There is a rich beauty wrapped in indigenous traditions – and Huichol art is no exception.

Huichol art is recognized by its colorful decorations using sacred symbols and designs. You may see ‘yarn’ paintings, created by pressing yard and beads into boards coated with wax and resin. One design can take months to create. The colors can be spectacular.

The Huichol are an indigenous people who live in a remote area surrounded by the Sierra Madre Mountains in the north part of the state of Jalisco. Their remote location has kept them separated from much of the world – only recently have some of them moved from this area to sell their art.

Their art is full of symbols – the most prevalent is the blue deer. Some say it is a spiritual guide, others say that it is the sower of the fields, once teaching agricultural methods to the Huichol. Corn is not only a major food supply and is thought to have an essence of its own, like that of a human being. The final part of the trilogy in Huichol art is peyote which is represented as round buds in their art. The chief receives visions from the peyote and passes on to the people in his songs and chants. Peyote to the Huichol is like wine to the Catholics, tea to the Buddists. The deer-corn-peyote symbolizes the entire life cycle of the Huichol people.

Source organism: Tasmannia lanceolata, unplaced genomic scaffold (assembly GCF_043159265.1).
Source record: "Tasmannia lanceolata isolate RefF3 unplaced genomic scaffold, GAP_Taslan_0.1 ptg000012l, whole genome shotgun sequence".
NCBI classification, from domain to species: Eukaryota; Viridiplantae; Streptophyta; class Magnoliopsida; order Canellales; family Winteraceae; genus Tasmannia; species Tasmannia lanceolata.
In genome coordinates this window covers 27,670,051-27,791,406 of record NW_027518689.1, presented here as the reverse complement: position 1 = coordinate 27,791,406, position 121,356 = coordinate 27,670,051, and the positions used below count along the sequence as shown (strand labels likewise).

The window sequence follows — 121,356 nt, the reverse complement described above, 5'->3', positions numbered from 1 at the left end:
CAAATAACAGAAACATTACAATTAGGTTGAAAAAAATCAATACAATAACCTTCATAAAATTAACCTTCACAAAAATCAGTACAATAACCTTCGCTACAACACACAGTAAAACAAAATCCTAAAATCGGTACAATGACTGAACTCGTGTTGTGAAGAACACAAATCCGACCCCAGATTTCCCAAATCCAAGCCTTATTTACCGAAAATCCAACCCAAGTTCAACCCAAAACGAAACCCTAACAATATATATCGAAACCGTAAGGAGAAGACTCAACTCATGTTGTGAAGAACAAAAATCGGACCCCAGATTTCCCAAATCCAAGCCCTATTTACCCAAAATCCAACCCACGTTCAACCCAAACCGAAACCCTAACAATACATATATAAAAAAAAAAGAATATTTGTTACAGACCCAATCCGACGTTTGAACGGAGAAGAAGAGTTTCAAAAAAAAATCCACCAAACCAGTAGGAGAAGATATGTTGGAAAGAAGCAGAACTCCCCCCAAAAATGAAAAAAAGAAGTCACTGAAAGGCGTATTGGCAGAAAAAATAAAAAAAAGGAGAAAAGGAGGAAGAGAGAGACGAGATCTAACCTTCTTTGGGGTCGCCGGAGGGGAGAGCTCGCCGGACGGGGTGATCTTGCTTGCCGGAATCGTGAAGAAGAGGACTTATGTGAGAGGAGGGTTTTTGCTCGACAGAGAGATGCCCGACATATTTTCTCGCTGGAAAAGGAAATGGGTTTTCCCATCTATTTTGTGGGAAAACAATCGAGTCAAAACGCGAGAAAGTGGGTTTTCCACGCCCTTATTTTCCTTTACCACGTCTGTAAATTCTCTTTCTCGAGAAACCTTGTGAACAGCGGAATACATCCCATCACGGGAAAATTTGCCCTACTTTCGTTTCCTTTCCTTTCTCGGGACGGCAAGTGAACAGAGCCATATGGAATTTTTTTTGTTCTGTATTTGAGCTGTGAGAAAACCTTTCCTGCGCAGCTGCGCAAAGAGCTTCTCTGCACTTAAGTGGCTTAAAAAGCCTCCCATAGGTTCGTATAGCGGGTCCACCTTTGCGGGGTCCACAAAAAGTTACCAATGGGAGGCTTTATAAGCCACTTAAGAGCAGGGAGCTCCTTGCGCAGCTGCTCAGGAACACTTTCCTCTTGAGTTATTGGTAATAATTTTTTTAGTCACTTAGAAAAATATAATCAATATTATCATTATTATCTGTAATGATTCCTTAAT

There is Huichol art all over PV but our favorite shops is Gallery Huichol on the corner of Guerrero and Matamoros.

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